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Sandra Jean-Pierre | Digital Artist & Writer of Words.

Tag: disabled person

Disabled Chronicles, No.7

The Set Up I’ve been putting off getting a new electric power wheelchair for well over a year. Okay, so it’s closer to 2/3-ish years.   I know, you’re thinking, ‘But isn’t your chair like, important?’ Extremely. My wheelchair operates like my legs. If I need to get something from the store, I use my wheelchair. When I need to go to the doctors office, I use my wheelchair. Gotta roll to the bathroom and brush my teeth? You got

Silent Detonation

Her hands were warm and firm as they held onto mine the first time we were meeting.  She knew to reach into my space to complete the connection.  Knew from the hours of calls logged, from the technical and medical explanations, knew from my recountings and stories of changing plateaus, that she would have to meet M(m)e more than half way.  And so, there she stood, exhausted from travel and maybe some self-conscious worry, holding both of my sun-browned SMA

Body Conditions: SMA3

I don’t write about my main condition often.  In fact, I barely mention it’s name in real life (Kugelburg-Welander Syndrome, Spinal Muscular Atrophy (SMA), Type 3 or just SMA3).  Besides the naming of it not doing much to manage or change it’s effects on me, no one knows WHAT all its name implies or what its effects on me are.  So this usually has me launching into a super simple explanation of how this syndrome is my muscles’ inability to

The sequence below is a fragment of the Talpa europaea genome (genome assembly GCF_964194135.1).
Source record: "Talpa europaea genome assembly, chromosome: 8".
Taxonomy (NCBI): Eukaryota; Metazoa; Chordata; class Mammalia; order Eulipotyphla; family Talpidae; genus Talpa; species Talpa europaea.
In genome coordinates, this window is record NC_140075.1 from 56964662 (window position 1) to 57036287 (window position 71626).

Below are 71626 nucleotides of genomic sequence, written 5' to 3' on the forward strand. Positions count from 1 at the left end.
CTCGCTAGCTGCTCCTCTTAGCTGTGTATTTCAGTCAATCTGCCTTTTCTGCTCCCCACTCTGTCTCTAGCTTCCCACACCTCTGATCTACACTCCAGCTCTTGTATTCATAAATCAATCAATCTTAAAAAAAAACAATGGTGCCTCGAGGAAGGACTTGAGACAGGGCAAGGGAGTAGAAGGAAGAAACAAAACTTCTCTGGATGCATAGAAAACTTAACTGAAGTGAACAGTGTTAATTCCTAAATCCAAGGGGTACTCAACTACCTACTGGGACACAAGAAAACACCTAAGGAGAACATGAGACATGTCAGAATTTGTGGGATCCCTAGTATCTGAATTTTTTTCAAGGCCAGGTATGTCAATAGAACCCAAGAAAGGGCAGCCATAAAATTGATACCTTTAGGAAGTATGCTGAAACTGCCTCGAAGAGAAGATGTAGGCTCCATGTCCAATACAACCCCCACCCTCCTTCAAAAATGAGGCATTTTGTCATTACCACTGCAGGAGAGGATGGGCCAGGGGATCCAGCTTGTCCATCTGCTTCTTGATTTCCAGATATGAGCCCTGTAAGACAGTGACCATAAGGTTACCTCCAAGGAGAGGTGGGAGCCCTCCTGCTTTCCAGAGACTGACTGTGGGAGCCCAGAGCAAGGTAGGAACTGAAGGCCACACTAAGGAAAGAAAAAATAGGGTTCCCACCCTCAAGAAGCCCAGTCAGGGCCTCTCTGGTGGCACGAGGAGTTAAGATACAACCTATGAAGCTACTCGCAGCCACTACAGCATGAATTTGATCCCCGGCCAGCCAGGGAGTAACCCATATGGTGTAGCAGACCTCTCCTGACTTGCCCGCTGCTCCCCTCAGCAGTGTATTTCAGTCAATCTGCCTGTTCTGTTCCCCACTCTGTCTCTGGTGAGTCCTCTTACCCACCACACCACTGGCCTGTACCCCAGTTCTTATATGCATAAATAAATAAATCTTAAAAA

Disabled Chronicles, No. 911

    That one day, you head to your electrologist appointment and what is normally a very painful but necessary part of your life to keep you from looking like a mama bear, has you sitting there asking her if the machine is turned on cause you’re not feeling any of the customary bee sting-like pin pricks that you’ve come to expect.   Two machines and three needles later, she has confirmed that indeed the machine(s) are on and working,

Fight In The Belly

I don’t remember what her face looks like. I remember that she had brown skin like mine, that she was wiry, where my own Mom had not been and that she had this boundless energy that I could not for the life of my five year old self, understand. What her sole mission seemed to be though, was to make me walk from one end of the hallway to the next, despite myself.  At first it seemed simple enough: she

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